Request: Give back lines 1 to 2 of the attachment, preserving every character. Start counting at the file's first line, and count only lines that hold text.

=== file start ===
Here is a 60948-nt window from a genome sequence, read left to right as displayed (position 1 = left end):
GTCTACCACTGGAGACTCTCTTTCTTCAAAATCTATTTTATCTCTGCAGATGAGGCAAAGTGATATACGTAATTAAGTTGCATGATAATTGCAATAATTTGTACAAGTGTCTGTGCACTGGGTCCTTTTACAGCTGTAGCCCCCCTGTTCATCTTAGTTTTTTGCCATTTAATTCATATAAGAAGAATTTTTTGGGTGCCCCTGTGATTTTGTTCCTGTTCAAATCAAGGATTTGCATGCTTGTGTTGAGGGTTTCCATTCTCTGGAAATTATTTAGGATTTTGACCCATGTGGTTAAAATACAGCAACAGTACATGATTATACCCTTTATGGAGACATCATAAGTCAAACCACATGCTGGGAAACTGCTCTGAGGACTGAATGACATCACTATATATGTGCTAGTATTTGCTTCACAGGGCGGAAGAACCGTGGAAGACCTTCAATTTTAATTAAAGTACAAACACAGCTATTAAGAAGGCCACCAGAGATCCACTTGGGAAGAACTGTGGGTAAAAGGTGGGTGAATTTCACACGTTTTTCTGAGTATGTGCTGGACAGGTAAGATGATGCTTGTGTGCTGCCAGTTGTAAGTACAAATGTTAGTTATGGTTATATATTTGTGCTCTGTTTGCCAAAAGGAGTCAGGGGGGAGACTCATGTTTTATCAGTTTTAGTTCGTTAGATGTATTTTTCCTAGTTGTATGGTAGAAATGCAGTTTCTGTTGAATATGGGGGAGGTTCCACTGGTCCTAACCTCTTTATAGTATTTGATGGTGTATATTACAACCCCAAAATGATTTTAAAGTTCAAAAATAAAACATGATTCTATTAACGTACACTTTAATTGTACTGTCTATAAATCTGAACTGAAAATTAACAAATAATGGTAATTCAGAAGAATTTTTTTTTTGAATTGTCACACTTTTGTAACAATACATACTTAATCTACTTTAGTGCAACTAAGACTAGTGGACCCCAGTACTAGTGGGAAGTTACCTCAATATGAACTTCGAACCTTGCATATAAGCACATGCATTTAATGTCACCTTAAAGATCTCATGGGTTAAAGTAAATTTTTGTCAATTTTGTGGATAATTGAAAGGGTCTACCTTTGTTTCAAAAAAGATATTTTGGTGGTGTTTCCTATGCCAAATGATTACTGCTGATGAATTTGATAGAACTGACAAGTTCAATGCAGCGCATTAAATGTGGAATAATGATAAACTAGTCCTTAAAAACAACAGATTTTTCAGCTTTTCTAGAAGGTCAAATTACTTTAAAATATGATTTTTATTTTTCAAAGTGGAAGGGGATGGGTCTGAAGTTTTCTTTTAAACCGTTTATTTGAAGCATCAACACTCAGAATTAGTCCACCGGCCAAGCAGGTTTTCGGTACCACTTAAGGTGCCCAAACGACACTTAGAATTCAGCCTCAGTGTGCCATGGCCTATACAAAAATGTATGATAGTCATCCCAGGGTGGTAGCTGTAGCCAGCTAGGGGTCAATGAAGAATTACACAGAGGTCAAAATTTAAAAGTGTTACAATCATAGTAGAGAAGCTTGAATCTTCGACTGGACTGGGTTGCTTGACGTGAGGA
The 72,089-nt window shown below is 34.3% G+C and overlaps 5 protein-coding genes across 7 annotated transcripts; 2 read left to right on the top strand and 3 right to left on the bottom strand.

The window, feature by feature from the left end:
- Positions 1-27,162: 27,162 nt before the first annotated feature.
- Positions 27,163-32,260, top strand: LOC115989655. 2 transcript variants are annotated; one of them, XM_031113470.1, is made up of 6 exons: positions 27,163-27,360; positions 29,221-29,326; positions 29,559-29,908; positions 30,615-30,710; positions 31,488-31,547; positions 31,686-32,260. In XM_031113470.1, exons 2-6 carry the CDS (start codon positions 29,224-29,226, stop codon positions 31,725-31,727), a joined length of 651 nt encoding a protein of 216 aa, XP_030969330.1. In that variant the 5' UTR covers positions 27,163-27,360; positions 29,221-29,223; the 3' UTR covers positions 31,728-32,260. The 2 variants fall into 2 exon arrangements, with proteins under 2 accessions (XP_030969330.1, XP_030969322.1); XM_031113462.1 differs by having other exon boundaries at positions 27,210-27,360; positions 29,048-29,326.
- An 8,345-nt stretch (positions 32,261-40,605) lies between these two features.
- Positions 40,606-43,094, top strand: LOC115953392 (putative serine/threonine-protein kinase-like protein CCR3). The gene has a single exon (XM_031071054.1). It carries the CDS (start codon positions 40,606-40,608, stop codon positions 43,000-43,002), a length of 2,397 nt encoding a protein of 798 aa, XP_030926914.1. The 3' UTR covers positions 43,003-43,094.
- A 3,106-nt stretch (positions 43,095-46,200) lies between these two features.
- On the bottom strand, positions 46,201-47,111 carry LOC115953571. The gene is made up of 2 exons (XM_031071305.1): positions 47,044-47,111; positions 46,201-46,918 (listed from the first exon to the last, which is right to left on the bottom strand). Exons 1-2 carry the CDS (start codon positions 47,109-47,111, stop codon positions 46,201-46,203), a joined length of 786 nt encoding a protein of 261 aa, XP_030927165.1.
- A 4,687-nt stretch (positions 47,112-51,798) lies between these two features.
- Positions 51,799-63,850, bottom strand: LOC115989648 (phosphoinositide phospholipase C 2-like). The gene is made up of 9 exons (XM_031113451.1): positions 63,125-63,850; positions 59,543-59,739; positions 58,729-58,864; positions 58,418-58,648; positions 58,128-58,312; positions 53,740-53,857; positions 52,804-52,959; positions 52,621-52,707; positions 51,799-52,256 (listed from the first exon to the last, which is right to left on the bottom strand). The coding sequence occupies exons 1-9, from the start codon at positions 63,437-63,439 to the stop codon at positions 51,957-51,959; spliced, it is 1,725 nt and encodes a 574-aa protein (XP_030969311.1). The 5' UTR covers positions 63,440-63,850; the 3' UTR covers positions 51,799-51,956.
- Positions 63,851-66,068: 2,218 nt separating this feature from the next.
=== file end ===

Here is a 60948-nt window from a genome sequence, read left to right as displayed (position 1 = left end):
GTCTACCACTGGAGACTCTCTTTCTTCAAAATCTATTTTATCTCTGCAGATGAGGCAAAGTGATATACGTAATTAAGTTGCATGATAATTGCAATAATTTGTACAAGTGTCTGTGCACTGGGTCCTTTTACAGCTGTAGCCCCCCTGTTCATCTTAGTTTTTTGCCATTTAATTCATATAAGAAGAATTTTTTGGGTGCCCCTGTGATTTTGTTCCTGTTCAAATCAAGGATTTGCATGCTTGTGTTGAGGGTTTCCATTCTCTGGAAATTATTTAGGATTTTGACCCATGTGGTTAAAATACAGCAACAGTACATGATTATACCCTTTATGGAGACATCATAAGTCAAACCACATGCTGGGAAACTGCTCTGAGGACTGAATGACATCACTATATATGTGCTAGTATTTGCTTCACAGGGCGGAAGAACCGTGGAAGACCTTCAATTTTAATTAAAGTACAAACACAGCTATTAAGAAGGCCACCAGAGATCCACTTGGGAAGAACTGTGGGTAAAAGGTGGGTGAATTTCACACGTTTTTCTGAGTATGTGCTGGACAGGTAAGATGATGCTTGTGTGCTGCCAGTTGTAAGTACAAATGTTAGTTATGGTTATATATTTGTGCTCTGTTTGCCAAAAGGAGTCAGGGGGGAGACTCATGTTTTATCAGTTTTAGTTCGTTAGATGTATTTTTCCTAGTTGTATGGTAGAAATGCAGTTTCTGTTGAATATGGGGGAGGTTCCACTGGTCCTAACCTCTTTATAGTATTTGATGGTGTATATTACAACCCCAAAATGATTTTAAAGTTCAAAAATAAAACATGATTCTATTAACGTACACTTTAATTGTACTGTCTATAAATCTGAACTGAAAATTAACAAATAATGGTAATTCAGAAGAATTTTTTTTTTGAATTGTCACACTTTTGTAACAATACATACTTAATCTACTTTAGTGCAACTAAGACTAGTGGACCCCAGTACTAGTGGGAAGTTACCTCAATATGAACTTCGAACCTTGCATATAAGCACATGCATTTAATGTCACCTTAAAGATCTCATGGGTTAAAGTAAATTTTTGTCAATTTTGTGGATAATTGAAAGGGTCTACCTTTGTTTCAAAAAAGATATTTTGGTGGTGTTTCCTATGCCAAATGATTACTGCTGATGAATTTGATAGAACTGACAAGTTCAATGCAGCGCATTAAATGTGGAATAATGATAAACTAGTCCTTAAAAACAACAGATTTTTCAGCTTTTCTAGAAGGTCAAATTACTTTAAAATATGATTTTTATTTTTCAAAGTGGAAGGGGATGGGTCTGAAGTTTTCTTTTAAACCGTTTATTTGAAGCATCAACACTCAGAATTAGTCCACCGGCCAAGCAGGTTTTCGGTACCACTTAAGGTGCCCAAACGACACTTAGAATTCAGCCTCAGTGTGCCATGGCCTATACAAAAATGTATGATAGTCATCCCAGGGTGGTAGCTGTAGCCAGCTAGGGGTCAATGAAGAATTACACAGAGGTCAAAATTTAAAAGTGTTACAATCATAGTAGAGAAGCTTGAATCTTCGACTGGACTGGGTTGCTTGACGTGAGGA